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Bible Commentaries

Sermon Bible Commentary
Deuteronomy 5

 

 

Verse 16

Deuteronomy 5:16

We find throughout the law that this commandment was put forth as the great foundation on which others were built. On him "that setteth light by his father or his mother" was one of the curses pronounced on Mount Ebal; and it was commanded, "He that curseth his father or his mother shall surely be put to death."

I. The keeping of this commandment implies and produces a certain temper of mind which we call meekness. So far as anything like peace can be obtained in this world, it can only be obtained by keeping this commandment, by obedience, obedience to God; and this cannot be shown but by obedience to those whom He has set over us.

II. The temper of obedience being, therefore, the very foundation of all true piety, God has so appointed it that men should be all their lives in conditions of life to exercise and practise this habit of mind, first of all as children under parents, then as servants under masters, as subjects under kings, as all under spiritual pastors, and spiritual pastors under their superiors.

III. It is in this temper of meekness, above all, that Christ has set Himself before us as our Pattern. Christ was willingly subject to a poor carpenter in an obscure village, so much so as even to have worked with him, it is supposed, at his trade. He, alone without sin, was subject to sinful parents.

IV. The more difficult it is for children to pay this honour and obedience to parents who may be unworthy, the more sure they may be that it is the narrow way to life and the strait and difficult gate by which they must enter. True love will cover and turn away its eyes from sins and infirmities. For this reason there is a blessing even unto this day on the children of Shem and Japheth, and a curse on the descendants of Ham.

Plain Sermons by Contributors to "Tracts for the Times," vol. ix., p. 277.

References: Deuteronomy 5:16.—J. Oswald Dykes, The Law of the Ten Words, p. 105. Deuteronomy 5:17-21.—Ibid., pp. 123, 139, 155, 171, 189. Deuteronomy 5:22.—Old Testament Outlines, p. 49; J. Oswald Dykes, The Law of the Ten Words, p. 1. Deuteronomy 5:24.—Spurgeon, Morning by Morning, p. 201. Deuteronomy 5:24-26.—Clergyman's Magazine, vol. x., p. 203. Deuteronomy 5:29.—R. D. B. Rawnsley, A Course of Sermons for the Christian Year, p. 209. Deuteronomy 5:31.—J. Keble, Sermons for the Christian Year: Easter to Ascension Day, p. 182.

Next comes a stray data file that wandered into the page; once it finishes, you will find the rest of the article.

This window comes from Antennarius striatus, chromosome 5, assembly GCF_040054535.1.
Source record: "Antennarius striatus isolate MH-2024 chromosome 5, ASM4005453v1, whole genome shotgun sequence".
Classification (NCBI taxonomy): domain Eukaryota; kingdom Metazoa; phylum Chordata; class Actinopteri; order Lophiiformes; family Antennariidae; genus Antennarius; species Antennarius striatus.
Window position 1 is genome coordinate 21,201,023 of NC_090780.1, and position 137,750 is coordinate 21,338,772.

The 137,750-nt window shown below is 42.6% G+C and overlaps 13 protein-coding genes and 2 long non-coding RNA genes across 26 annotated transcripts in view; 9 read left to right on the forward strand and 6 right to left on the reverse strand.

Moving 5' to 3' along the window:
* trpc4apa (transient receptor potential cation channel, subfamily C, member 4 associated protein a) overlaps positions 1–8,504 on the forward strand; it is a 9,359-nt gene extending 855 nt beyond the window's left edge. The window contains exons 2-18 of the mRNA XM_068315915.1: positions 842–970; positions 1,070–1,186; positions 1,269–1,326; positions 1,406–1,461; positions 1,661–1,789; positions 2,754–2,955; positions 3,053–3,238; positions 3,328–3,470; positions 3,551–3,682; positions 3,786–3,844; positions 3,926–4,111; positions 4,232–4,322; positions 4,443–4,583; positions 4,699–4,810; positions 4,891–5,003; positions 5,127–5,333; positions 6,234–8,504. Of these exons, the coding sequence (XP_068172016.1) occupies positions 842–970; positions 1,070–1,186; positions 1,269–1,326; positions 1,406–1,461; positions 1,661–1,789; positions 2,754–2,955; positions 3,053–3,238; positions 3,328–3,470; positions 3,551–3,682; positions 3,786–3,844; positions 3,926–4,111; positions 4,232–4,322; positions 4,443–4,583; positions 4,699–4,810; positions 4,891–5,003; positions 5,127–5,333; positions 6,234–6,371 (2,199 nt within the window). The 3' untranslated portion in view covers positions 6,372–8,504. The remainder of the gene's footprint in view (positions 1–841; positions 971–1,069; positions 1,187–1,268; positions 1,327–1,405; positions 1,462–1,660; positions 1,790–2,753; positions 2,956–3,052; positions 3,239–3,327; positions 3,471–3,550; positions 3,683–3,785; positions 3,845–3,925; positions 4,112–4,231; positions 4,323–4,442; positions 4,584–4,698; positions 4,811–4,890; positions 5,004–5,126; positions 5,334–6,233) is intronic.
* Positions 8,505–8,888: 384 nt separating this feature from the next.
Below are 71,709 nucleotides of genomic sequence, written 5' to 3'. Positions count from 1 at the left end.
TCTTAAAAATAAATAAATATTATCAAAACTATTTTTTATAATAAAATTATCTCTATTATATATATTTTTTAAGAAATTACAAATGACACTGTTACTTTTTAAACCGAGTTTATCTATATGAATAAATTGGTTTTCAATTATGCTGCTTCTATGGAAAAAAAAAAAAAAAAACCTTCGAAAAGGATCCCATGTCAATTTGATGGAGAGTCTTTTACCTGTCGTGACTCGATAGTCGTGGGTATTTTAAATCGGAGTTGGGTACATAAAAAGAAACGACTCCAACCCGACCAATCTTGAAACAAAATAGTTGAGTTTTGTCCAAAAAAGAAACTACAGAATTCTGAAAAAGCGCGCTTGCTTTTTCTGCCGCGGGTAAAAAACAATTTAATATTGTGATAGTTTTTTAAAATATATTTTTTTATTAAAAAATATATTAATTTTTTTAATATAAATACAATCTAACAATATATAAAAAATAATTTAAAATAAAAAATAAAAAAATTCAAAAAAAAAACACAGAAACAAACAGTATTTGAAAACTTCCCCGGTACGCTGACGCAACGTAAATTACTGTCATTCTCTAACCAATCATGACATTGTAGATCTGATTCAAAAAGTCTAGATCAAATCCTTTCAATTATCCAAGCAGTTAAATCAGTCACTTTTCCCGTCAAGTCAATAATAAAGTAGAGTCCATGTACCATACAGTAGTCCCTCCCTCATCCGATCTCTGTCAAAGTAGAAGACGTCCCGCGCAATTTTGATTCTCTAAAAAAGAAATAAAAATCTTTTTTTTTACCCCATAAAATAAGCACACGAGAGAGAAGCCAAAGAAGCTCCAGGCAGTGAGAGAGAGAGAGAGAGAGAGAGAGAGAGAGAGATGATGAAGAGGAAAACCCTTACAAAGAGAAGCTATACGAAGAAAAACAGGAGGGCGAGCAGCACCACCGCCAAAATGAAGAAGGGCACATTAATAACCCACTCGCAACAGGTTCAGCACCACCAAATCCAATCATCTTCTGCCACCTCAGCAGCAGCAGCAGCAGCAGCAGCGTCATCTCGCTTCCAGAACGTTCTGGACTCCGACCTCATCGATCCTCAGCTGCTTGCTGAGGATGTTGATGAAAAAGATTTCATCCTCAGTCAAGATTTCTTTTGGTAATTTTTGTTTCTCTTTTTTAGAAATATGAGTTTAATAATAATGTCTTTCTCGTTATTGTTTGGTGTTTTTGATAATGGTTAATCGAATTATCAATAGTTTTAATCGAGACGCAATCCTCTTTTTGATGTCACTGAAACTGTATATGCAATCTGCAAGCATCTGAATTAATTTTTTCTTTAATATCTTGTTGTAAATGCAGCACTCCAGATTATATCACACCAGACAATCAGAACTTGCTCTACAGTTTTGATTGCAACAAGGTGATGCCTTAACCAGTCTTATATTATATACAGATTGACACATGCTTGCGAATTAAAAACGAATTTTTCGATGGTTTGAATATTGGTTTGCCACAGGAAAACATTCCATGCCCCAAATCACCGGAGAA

Verse 33

Deuteronomy 5:33

I. One of these clauses is commonly said to enjoin a duty, the other to promise the blessings which those might confidently look for who performed it. This is not a satisfactory definition. Moses teaches his countrymen that God has conferred upon them the highest prize which man can conceive, freely and without any merit on their part. Was the knowledge of the living and unseen God nothing in itself, but only valuable in virtue of some results that were to come of it? Moses tells his countrymen that it was everything. To hold it fast was to be a nation; to lose it was to sink back into that condition out of which they had been raised.

II. Is there no duty then assigned in the text? Certainly when it is said, "Ye shall walk in all the ways which the Lord your God hath commanded you," it must be meant that there is something required on the part of the creature as well as something bestowed by the Creator. We cannot understand what is required unless we understand what is bestowed. If we believe that a way has been made for us, and that we have been put in that way, we can apprehend the force of the precept to walk in it, we can feel what is meant by transgression and revolt.

III. It is here signified in very simple, clear language that a people in a right, orderly, godly state shall be a well-doing people, a people with all the signs and tokens of strength, growth, triumph, a people marked for permanence and indefinite expansion.

IV. It cannot be true that the blessings of adversity were unknown to the Jews, were reserved for a later period. The more strong their feeling was that God had chosen their nation and made a covenant with it, the greater was their struggle with their individual selfishness, their desire of great things for themselves, the more need had they of God's fires to purify them. No men could be more taught than the Jewish seers were that punishments are necessary for individuals and nations, and that "whom the Lord loveth He chasteneth."

V. It is a perilous and an almost fatal notion that Christian men have less to do with the present than the Jews had, that their minds and their religion are to be projected into a region after death, because there only the Divine Presence is dwelling.

The alternative is between a faith which shall belong to men as men, which shall concern all their ordinary pursuits, toils, relations—the alternative is between such a faith and absolute atheism.

F. D. Maurice, Patriarchs and Lawgivers of the Old Testament, p. 241.


References: Deuteronomy 6:1-12.—Parker, vol. iv., p. 136. Deuteronomy 6:1-25.—Clergyman's Magazine, vol. iv., p. 217.



 


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Bibliography Information
Nicoll, William R. "Commentary on Deuteronomy 5:4". "Sermon Bible Commentary". https://www.studylight.org/commentaries/sbc/deuteronomy-5.html.

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